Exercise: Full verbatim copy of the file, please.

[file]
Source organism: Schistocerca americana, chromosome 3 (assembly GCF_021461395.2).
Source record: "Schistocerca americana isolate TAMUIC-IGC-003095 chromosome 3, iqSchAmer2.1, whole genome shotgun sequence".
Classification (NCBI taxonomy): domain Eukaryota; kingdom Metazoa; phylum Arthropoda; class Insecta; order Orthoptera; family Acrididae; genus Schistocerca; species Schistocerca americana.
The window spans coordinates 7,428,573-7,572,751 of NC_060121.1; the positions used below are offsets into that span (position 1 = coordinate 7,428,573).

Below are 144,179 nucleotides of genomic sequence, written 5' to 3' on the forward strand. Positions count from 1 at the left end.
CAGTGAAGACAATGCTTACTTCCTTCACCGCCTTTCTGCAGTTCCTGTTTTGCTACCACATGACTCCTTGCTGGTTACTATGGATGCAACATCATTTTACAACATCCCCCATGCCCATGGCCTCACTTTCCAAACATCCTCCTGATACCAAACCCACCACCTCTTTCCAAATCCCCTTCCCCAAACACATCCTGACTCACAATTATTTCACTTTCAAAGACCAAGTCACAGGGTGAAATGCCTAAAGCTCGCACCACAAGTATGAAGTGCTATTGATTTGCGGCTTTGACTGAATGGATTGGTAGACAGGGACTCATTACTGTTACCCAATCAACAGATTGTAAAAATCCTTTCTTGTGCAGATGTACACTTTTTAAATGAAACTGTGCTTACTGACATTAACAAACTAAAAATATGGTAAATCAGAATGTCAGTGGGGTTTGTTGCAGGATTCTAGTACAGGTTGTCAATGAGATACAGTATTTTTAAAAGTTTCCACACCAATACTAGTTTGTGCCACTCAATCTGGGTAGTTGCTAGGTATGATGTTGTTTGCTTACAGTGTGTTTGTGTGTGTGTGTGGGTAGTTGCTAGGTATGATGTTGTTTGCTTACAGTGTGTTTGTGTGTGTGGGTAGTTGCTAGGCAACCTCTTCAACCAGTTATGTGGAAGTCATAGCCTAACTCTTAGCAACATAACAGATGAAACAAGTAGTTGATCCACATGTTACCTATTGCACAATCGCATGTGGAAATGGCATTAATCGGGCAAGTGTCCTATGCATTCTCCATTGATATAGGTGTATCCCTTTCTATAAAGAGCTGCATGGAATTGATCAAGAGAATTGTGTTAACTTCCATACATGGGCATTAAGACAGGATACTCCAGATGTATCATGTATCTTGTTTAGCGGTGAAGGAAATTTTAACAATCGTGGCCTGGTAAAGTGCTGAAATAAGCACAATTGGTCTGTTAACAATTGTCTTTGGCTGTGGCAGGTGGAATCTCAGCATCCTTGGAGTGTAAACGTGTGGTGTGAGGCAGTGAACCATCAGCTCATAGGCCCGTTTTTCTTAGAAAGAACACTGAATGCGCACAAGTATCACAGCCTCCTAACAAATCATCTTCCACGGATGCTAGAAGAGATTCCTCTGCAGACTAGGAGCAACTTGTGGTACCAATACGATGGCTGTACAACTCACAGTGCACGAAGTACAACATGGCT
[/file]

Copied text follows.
Source organism: Schistocerca americana, chromosome 3 (assembly GCF_021461395.2).
Source record: "Schistocerca americana isolate TAMUIC-IGC-003095 chromosome 3, iqSchAmer2.1, whole genome shotgun sequence".
Classification (NCBI taxonomy): domain Eukaryota; kingdom Metazoa; phylum Arthropoda; class Insecta; order Orthoptera; family Acrididae; genus Schistocerca; species Schistocerca americana.
The window spans coordinates 7,428,573-7,572,751 of NC_060121.1; the positions used below are offsets into that span (position 1 = coordinate 7,428,573).

Below are 144,179 nucleotides of genomic sequence, written 5' to 3' on the forward strand. Positions count from 1 at the left end.
CAGTGAAGACAATGCTTACTTCCTTCACCGCCTTTCTGCAGTTCCTGTTTTGCTACCACATGACTCCTTGCTGGTTACTATGGATGCAACATCATTTTACAACATCCCCCATGCCCATGGCCTCACTTTCCAAACATCCTCCTGATACCAAACCCACCACCTCTTTCCAAATCCCCTTCCCCAAACACATCCTGACTCACAATTATTTCACTTTCAAAGACCAAGTCACAGGGTGAAATGCCTAAAGCTCGCACCACAAGTATGAAGTGCTATTGATTTGCGGCTTTGACTGAATGGATTGGTAGACAGGGACTCATTACTGTTACCCAATCAACAGATTGTAAAAATCCTTTCTTGTGCAGATGTACACTTTTTAAATGAAACTGTGCTTACTGACATTAACAAACTAAAAATATGGTAAATCAGAATGTCAGTGGGGTTTGTTGCAGGATTCTAGTACAGGTTGTCAATGAGATACAGTATTTTTAAAAGTTTCCACACCAATACTAGTTTGTGCCACTCAATCTGGGTAGTTGCTAGGTATGATGTTGTTTGCTTACAGTGTGTTTGTGTGTGTGTGTGGGTAGTTGCTAGGTATGATGTTGTTTGCTTACAGTGTGTTTGTGTGTGTGGGTAGTTGCTAGGCAACCTCTTCAACCAGTTATGTGGAAGTCATAGCCTAACTCTTAGCAACATAACAGATGAAACAAGTAGTTGATCCACATGTTACCTATTGCACAATCGCATGTGGAAATGGCATTAATCGGGCAAGTGTCCTATGCATTCTCCATTGATATAGGTGTATCCCTTTCTATAAAGAGCTGCATGGAATTGATCAAGAGAATTGTGTTAACTTCCATACATGGGCATTAAGACAGGATACTCCAGATGTATCATGTATCTTGTTTAGCGGTGAAGGAAATTTTAACAATCGTGGCCTGGTAAAGTGCTGAAATAAGCACAATTGGTCTGTTAACAATTGTCTTTGGCTGTGGCAGGTGGAATCTCAGCATCCTTGGAGTGTAAACGTGTGGTGTGAGGCAGTGAACCATCAGCTCATAGGCCCGTTTTTCTTAGAAAGAACACTGAATGCGCACAAGTATCACAGCCTCCTAACAAATCATCTTCCACGGATGCTAGAAGAGATTCCTCTGCAGACTAGGAGCAACTTGTGGTACCAATACGATGGCTGTACAACTCACAGTGCACGAAGTACAACATGGCT